Challenge 1 and 2 - Defining and selecting DHTs: To address the first and second challenges, investigators prototyped a tool known as the ‘Digital Health Common Application’ (DHCA), a framework that gathers a core set of information needed by health systems and patients to make DHT selection choices. In use, the DHCA can increase transparency of DHT’s functions and pitfalls to health system stakeholders as well as becoming a potential ‘package insert’ resource for patients and families. Work on the DHCA continues. Investigators have continued to test the applicability of the Common Application through a series of ADviCE-sponsored internships where ADviCE has hosted between 7 and 18 fellows who have done outreach to digital health companies to gather information using the Common Application format.

Over the course of the last 4 years more than 40 fellows who have contacted more than 180 companies gathering information on 190 total applications. As of Spring 2024, investigators are re-assessing those companies after initial follow-up (between 6 months and 3 years later) to see if they have added functionality, pursued regulation, or accumulated additional evidence. Investigators are also exploring use of large language model chatbots as an approach to gathering information which might later be used to populate the Common Application or regulatory tools.

Challenge 3 - DHT adoption: To address challenges in how health systems adopt DHTs, investigators gathered intake processes and questionnaires from ADviCE participating sites and mapped them into several broad domains – clinical use case, security and privacy review, and governance. These domains are in turn becoming the focus of discussions around best practices for DHT onboarding while also helping frame considerations of RWE generation (as DHT performance may be powerfully impacted by how it is implemented and where).

Challenge 4 – Real world performance: For the fourth challenge identified, investigators took the FDA measurement framework proposed as a general temlaplate for PreCert post market surveillance and undertook consensus work to identify specific domains and measures relevant to each broad domain. For example, within the area of Product Performance à Cybersecurity investigators developed subdomains where metric identification was recognized as a key next step; metric identification was continued in additional findings, as described below. Outcomes/results from this project informed the development of The Digital Variome: Understanding the Implications of Digital Tools on Health.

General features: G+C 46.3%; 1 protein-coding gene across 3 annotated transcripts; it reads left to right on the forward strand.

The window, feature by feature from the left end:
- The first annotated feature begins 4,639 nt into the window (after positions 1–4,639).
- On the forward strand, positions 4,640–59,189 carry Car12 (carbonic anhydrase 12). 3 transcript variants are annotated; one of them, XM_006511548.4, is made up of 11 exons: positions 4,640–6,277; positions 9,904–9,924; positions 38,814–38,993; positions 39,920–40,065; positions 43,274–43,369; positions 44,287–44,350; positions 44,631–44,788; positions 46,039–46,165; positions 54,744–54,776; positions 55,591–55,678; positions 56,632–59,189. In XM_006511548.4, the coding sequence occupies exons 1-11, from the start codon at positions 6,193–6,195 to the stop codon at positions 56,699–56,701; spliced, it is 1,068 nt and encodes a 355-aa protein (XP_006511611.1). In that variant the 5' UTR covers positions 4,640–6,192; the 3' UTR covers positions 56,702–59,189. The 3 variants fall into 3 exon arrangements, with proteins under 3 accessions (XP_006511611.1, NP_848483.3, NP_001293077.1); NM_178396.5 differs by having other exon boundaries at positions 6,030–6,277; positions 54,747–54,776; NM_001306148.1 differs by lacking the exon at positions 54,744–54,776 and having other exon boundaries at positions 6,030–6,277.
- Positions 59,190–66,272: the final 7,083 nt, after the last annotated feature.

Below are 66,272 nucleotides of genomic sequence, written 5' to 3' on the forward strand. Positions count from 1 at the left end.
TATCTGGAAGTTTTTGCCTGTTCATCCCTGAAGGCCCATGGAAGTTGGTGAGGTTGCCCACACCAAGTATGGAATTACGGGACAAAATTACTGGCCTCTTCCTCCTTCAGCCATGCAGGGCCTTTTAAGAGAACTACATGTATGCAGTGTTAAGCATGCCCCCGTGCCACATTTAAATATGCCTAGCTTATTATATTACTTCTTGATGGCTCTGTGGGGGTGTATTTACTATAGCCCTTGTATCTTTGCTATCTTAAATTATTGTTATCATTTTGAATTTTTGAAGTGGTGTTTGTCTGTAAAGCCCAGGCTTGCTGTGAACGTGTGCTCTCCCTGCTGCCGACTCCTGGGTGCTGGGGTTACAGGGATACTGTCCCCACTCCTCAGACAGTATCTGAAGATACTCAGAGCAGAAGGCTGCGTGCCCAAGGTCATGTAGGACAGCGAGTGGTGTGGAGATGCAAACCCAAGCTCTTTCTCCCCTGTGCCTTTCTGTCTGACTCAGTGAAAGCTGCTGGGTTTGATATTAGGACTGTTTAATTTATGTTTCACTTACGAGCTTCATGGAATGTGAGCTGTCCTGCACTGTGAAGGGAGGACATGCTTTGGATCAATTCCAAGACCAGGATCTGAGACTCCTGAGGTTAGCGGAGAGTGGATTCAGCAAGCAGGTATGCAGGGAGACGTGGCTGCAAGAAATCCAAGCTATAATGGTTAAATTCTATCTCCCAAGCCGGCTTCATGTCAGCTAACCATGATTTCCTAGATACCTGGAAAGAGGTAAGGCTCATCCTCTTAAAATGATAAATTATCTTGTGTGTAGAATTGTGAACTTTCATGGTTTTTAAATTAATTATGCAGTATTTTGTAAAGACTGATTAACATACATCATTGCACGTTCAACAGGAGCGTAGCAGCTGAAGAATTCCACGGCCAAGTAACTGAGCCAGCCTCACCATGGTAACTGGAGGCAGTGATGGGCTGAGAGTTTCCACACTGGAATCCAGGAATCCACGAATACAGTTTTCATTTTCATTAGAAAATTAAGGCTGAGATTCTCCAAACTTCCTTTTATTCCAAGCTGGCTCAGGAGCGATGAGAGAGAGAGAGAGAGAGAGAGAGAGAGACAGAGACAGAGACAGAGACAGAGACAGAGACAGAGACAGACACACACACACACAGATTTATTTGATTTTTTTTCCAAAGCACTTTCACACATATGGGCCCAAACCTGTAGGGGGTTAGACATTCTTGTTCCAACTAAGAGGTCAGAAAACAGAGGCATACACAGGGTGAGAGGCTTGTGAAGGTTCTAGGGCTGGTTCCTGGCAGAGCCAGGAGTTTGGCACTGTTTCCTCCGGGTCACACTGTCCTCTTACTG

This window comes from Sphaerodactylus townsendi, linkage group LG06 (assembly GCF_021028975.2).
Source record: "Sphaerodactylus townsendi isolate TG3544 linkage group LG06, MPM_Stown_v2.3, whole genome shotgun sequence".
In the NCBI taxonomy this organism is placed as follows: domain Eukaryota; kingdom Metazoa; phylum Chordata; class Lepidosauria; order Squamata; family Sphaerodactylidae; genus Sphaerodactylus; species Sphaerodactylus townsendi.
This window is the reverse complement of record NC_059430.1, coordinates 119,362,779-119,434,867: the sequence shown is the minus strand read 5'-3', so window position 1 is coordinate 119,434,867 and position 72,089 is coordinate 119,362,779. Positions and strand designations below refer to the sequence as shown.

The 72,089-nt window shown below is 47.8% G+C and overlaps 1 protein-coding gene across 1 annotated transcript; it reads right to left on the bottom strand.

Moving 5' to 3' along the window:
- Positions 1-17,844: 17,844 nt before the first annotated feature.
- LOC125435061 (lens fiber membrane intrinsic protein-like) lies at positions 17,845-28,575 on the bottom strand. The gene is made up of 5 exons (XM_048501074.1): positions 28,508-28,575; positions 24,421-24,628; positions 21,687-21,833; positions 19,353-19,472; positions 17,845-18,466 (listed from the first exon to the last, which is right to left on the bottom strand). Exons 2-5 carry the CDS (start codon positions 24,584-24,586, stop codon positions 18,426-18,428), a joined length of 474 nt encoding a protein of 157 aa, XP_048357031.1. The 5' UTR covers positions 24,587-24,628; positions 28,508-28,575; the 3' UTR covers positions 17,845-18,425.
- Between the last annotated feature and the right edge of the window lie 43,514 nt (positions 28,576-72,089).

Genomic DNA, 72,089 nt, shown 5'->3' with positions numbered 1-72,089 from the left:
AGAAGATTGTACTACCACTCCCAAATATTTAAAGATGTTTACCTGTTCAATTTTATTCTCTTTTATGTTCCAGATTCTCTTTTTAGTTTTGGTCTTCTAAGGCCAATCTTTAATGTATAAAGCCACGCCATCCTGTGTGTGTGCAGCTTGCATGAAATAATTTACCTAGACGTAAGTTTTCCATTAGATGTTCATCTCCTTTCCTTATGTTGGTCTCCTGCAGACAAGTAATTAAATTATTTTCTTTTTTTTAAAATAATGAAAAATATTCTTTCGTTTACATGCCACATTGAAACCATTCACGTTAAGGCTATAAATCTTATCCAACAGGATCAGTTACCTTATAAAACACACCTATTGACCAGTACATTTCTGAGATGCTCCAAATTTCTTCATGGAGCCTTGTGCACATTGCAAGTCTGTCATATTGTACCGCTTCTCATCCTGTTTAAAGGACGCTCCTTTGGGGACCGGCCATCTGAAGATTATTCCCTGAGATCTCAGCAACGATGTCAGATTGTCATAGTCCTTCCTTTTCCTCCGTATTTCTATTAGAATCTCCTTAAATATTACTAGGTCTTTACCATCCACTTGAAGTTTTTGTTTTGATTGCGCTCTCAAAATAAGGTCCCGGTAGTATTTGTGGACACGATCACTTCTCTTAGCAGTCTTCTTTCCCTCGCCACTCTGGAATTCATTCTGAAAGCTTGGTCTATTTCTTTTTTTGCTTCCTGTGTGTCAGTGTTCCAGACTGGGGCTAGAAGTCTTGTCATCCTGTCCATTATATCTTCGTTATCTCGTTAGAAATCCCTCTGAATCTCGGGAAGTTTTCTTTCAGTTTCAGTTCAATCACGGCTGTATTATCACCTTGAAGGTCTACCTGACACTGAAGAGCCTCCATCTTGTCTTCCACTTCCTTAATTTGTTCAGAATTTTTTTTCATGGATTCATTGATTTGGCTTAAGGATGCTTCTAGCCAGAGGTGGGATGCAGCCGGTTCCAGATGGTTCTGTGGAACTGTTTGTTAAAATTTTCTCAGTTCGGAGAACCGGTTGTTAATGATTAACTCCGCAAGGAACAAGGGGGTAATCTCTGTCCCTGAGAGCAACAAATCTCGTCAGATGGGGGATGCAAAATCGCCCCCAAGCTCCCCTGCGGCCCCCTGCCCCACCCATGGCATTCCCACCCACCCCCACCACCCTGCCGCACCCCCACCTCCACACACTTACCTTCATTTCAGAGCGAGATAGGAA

Domain Subdomain Measure concept
Product Performance Cybersecurity
  • Data stored and transmitted in a secure fashion
  • Privacy of user data protected properly
  • User data sharing is appropriate
  • Ongoing process for ensuring security

Research Impacts

In the absence of empiric data on safety or effectiveness, multistakeholder collaboratives have a key role in setting safety and adoption standards for DHTs. ADviCE is a first example of how collaboratives can identify and employ best practices for adoption, improve provider and patient experience, and substantially increase limited data on DHT clinical effectiveness and safety.


No peer-reviewed publications to date; Investigators plan to analyze and publish follow-up study results.

Dr. Auerbach has published invited editorials in JAMA IM on digital health regulation based in part on his experiences with ADviCE.